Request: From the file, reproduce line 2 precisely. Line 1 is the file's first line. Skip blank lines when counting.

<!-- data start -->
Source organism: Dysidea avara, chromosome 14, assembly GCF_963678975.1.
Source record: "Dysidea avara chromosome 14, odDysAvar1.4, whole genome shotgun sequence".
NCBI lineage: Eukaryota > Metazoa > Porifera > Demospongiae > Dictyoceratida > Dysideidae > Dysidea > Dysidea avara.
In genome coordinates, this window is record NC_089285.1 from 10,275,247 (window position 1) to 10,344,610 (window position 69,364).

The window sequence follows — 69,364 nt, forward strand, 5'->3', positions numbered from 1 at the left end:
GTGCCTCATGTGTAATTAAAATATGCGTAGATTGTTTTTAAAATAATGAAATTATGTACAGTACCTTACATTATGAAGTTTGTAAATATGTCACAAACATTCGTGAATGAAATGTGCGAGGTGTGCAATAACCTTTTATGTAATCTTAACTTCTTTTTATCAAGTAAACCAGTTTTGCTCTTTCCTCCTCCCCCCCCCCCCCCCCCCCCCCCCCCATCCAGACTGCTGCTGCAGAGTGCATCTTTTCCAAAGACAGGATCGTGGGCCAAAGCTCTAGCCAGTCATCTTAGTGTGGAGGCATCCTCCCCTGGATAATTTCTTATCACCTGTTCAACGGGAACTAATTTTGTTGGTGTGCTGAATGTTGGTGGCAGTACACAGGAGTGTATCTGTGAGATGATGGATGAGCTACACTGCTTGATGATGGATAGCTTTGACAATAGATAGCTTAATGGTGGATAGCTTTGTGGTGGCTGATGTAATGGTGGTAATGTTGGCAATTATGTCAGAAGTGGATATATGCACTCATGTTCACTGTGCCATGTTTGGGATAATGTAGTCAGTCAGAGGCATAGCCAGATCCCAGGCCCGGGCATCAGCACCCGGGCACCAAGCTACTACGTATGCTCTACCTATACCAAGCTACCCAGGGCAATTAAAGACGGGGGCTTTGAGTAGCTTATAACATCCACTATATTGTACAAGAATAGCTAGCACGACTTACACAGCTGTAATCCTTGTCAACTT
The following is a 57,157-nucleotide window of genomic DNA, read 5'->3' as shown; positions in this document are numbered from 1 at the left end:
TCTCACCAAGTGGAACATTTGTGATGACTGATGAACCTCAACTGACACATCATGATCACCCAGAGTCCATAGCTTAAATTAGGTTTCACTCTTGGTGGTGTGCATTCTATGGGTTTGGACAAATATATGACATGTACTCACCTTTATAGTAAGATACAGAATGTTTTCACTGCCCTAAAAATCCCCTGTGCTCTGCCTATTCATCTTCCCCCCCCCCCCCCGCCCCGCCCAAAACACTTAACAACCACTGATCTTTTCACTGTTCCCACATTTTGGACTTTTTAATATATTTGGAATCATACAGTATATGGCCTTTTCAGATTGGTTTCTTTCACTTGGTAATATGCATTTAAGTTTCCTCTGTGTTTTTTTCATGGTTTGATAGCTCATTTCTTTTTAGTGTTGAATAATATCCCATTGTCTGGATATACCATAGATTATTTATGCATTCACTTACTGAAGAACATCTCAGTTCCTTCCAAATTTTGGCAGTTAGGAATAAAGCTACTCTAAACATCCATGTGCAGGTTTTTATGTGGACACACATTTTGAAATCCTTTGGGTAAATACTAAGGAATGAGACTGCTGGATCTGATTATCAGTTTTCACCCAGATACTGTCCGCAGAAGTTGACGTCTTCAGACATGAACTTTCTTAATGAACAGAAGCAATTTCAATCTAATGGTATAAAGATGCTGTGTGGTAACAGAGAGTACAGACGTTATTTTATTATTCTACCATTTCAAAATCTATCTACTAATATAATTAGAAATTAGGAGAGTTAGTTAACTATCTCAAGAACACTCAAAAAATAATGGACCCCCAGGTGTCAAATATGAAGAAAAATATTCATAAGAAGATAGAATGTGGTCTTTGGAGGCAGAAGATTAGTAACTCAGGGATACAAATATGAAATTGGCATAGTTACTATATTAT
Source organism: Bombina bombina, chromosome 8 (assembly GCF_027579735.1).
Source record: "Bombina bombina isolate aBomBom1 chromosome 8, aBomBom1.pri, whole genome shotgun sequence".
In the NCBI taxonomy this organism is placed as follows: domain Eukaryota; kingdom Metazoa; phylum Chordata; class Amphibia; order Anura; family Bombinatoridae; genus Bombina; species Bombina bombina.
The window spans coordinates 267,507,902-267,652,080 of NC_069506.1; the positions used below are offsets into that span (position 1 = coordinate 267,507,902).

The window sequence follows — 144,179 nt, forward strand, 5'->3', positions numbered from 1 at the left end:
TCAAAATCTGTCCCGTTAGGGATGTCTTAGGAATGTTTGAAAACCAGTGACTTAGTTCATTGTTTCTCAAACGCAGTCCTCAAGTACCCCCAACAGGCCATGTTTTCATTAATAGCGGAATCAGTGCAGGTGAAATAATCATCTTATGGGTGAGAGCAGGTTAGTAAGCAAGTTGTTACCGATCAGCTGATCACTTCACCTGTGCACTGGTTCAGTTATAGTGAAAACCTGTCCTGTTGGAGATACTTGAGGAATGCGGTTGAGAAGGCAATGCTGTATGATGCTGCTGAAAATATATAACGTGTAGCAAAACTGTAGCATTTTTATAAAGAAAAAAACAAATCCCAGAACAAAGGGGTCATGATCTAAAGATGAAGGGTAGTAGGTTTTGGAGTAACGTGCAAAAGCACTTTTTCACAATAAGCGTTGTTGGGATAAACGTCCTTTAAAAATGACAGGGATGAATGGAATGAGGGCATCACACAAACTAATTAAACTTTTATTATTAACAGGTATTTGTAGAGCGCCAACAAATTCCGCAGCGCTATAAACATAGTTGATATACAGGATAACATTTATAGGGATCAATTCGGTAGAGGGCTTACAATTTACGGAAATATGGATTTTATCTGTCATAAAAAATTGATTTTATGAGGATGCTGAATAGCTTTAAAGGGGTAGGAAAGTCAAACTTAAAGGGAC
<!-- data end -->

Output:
Source record: "Dysidea avara chromosome 14, odDysAvar1.4, whole genome shotgun sequence".